If these allegations are true, we believe these actions represent an impeachable offense. We do not arrive at this conclusion lightly, and we call on our colleagues in Congress to consider the use of all congressional authorities available to us, including the power of “inherent contempt” and impeachment hearings, to address these new allegations, find the truth and protect our national security.

As members of Congress, we have prioritized delivering for our constituents — remaining steadfast in our focus on health care, infrastructure, economic policy and our communities’ priorities. Yet everything we do harks back to our oaths to defend the country. These new allegations are a threat to all we have sworn to protect. We must preserve the checks and balances envisioned by the Founders and restore the trust of the American people in our government. And that is what we intend to do.

The name on the list of authors that stuck out to me was Elissa Slotkin from Michigan’s 8th congressional district, which is rated R+4. Prior to running for congress, Slotkin worked for the CIA, the State Department, and the Defense Department, spanning a total of over 14 years. Similarly, Abigail Spanberger from Virginia’s 7th congressional district, (R+6) worked in law enforcement before becoming an operations officer for the CIA. What we’ve seen from these women, both in their campaigns and their work in congress, are career government employees who tend to see issues through the lens of their professionalism, rather than partisanship. Combined with their intelligence backgrounds, the fact that they are now calling for impeachment hearings is significant.

In the 2018 midterm elections, at least 40 Democrats flipped districts that had previously been held by Republicans. As of this writing, 23 of them have made public statements in favor of impeachment hearings (the number keeps rising, so that will likely be outdated soon). That is a veritable sea change for the group of Democrats that is most vulnerable in 2020. The speed with which this is happening, combined with the backgrounds of those who are changing their minds, indicates that more will follow.

The real turning point will come on Thursday, when Acting Director of National Intelligence Joseph Maguire will testify publicly before the House Intelligence Committee. Speaker Pelosi has put him on notice in a letter addressed to her colleagues.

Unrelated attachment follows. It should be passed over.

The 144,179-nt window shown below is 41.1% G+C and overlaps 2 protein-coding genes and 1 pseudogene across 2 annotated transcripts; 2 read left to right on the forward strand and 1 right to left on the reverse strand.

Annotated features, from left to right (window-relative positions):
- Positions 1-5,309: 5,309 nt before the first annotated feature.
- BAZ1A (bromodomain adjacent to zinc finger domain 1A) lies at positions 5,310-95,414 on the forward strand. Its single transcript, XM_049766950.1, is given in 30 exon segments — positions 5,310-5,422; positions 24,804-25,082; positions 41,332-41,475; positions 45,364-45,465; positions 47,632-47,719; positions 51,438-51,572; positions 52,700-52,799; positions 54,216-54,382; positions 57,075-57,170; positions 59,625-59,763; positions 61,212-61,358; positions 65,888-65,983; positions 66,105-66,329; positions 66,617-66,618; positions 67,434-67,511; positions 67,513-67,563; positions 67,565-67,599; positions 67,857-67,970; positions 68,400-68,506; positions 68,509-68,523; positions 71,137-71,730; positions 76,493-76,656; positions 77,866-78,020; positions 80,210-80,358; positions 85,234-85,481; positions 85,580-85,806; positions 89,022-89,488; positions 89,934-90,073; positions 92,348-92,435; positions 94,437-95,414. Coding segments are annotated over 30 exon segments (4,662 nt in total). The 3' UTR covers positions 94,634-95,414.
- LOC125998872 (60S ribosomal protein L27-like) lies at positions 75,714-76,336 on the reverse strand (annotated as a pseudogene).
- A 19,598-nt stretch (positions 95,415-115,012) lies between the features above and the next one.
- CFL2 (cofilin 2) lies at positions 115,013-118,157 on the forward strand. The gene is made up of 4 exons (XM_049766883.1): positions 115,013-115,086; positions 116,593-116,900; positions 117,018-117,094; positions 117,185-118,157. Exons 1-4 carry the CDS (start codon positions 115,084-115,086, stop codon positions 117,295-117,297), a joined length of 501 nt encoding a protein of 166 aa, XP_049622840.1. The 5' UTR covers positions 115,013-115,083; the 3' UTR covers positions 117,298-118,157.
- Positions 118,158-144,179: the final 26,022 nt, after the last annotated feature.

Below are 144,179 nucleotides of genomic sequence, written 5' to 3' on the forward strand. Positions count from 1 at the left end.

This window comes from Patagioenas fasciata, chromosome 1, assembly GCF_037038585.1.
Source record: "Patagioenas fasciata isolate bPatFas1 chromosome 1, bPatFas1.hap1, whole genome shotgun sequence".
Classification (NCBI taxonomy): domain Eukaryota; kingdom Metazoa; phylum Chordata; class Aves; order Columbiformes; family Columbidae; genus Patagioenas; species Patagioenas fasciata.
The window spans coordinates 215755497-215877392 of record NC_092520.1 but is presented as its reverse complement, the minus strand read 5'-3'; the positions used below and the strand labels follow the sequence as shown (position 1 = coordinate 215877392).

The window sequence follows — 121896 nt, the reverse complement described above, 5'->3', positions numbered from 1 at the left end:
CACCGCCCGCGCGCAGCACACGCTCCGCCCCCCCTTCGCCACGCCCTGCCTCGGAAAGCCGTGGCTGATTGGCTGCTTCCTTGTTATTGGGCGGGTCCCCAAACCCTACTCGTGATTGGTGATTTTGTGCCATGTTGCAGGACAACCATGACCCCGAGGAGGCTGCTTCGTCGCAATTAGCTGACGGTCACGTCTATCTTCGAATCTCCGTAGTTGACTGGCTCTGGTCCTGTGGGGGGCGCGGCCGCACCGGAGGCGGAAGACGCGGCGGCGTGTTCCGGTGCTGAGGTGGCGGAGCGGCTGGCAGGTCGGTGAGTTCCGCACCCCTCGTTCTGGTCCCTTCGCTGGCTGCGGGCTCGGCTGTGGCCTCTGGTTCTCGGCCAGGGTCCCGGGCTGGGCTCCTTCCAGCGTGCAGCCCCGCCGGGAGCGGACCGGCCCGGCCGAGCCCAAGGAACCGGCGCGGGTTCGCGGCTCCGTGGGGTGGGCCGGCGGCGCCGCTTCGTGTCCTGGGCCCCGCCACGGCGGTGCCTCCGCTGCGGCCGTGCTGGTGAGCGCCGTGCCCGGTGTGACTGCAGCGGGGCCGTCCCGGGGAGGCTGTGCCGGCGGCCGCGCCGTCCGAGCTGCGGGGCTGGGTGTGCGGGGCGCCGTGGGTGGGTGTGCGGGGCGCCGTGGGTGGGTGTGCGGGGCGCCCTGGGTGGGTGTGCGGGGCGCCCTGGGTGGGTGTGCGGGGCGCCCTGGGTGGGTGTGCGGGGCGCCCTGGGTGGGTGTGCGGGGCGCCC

If the Administration persists in blocking this whistleblower from disclosing to Congress a serious possible breach of constitutional duties by the President, they will be entering a grave new chapter of lawlessness which will take us into a whole new stage of investigation.

To put an exclamation point on what that “new stage of investigation” will entail, three long-time Pelosi allies—Representatives John Larson, Rosa DeLauro, and Debbie Dingell—have all stated that they would back impeachment proceedings if Trump does not comply with congressional oversight demands.

That poses a no-win situation for the president. Based on what the White House has done in the past, it is unlikely that he will comply—which will trigger impeachment hearings. On the extremely outside chance that he does comply, congress will obtain access to the whistleblower complaint—which will likely trigger impeachment hearings. Then, because Speaker Pelosi is the master of vote-counting, we’re off to the races.

UPDATE at 1:05 p.m: An announcement could be coming soon.

UPDATE at 2:30 p.m.: Speaker Pelosi statement is scheduled for 5:00 p.m. and here’s more news from Fineman.

UPDATE at 2:48 p.m.: Major news from House Intelligence Committee Chair Adam Schiff.

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Nancy LeTourneau

Nancy LeTourneau is a contributing writer for the Washington Monthly. Follow her on Twitter @Smartypants60.